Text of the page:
5 Feet of Fury

Joe Bob Briggs goes to the new World Trade Center on 9/11

New York USA - April 16 2016: The Oculus in the World Trade Center Transportation Hub for the PATH in New York City. It is located between 2 World Trade Center and 3 World Trade Center in Manhattan.

Joe Bob Briggs writes:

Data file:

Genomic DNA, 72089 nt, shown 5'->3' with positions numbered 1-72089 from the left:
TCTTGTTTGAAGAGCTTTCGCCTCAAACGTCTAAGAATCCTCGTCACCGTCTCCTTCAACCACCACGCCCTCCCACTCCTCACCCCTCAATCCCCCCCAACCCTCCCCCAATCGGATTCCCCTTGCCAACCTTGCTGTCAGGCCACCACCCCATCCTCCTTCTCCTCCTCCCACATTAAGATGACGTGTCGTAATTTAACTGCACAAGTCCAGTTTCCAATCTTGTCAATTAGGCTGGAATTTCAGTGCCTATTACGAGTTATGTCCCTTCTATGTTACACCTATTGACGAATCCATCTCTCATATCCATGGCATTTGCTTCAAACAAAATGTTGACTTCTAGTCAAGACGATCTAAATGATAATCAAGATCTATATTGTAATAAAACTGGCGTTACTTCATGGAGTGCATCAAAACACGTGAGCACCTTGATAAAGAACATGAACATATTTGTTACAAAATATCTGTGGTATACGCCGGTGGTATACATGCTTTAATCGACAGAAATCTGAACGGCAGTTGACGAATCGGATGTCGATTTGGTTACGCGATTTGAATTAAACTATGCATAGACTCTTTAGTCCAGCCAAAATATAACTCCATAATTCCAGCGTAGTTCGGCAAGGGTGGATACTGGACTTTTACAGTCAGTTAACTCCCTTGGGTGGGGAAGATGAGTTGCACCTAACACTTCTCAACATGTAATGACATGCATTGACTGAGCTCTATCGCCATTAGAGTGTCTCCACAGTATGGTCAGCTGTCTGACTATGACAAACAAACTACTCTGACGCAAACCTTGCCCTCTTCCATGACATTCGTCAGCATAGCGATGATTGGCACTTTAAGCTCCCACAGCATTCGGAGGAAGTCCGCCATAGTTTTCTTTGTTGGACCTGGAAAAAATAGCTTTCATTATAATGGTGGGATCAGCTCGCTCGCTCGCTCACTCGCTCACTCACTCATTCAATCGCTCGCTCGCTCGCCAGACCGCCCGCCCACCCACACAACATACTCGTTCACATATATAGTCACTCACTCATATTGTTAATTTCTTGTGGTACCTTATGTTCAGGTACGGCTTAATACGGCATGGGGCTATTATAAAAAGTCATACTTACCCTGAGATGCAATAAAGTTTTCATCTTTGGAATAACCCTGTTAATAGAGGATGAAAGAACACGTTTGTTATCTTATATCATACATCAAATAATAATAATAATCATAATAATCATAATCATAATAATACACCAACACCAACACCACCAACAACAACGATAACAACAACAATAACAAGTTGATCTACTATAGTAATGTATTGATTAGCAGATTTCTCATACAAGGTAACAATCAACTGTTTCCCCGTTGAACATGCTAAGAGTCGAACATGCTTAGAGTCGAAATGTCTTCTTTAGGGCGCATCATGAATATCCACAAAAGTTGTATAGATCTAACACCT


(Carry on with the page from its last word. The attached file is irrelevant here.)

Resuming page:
The World Trade Center is, on the one hand, trillions of microscopic particles that have settled into the crevices of back alleys and embedded in the facades of Wall Street buildings where guys named Winthrop trade debentures, and, on the other hand, 1.8 million tons of twisted metal that has been shipped all over the world as souvenirs. I remember being on the E train on 9/11 when the conductor was supposed to say “This is a World Trade Center-bound E train,” but what he actually said was “This is a…train that will be terminating at 14th Street.” He couldn’t even get the words “World Trade Center” out of his mouth—because the World Trade Center no longer existed. The buildings that have replaced it don’t have the same scale or the same purpose or the same missions that the World Trade Center had, and in fact many of those companies have moved to Jersey City or some other less expensive business haven. And certainly no one mentions today that the Twin Towers were considered supremely ugly, outsize even by the standard of New York skyscrapers, and destructive of several downtown neighborhoods when they were built in the ’60s. After they were destroyed, there was even talk of “restoring the old street grid,” meaning getting rid of gargantuan structures and making downtown more pedestrian-friendly. That idea apparently got nuked by the Oculus, which cost, by the way, $4.4 billion to build. And the reason has something to do with the name. It’s a mystical name now, World Trade Center, a name so revered that it has no actual building to identify with. It’s the whole area, the general vicinity. “World Trade Center” is not tangible at all, but diaphanous, metaphysical. The World Trade Center exists because we will it to exist. It’s a faith reference.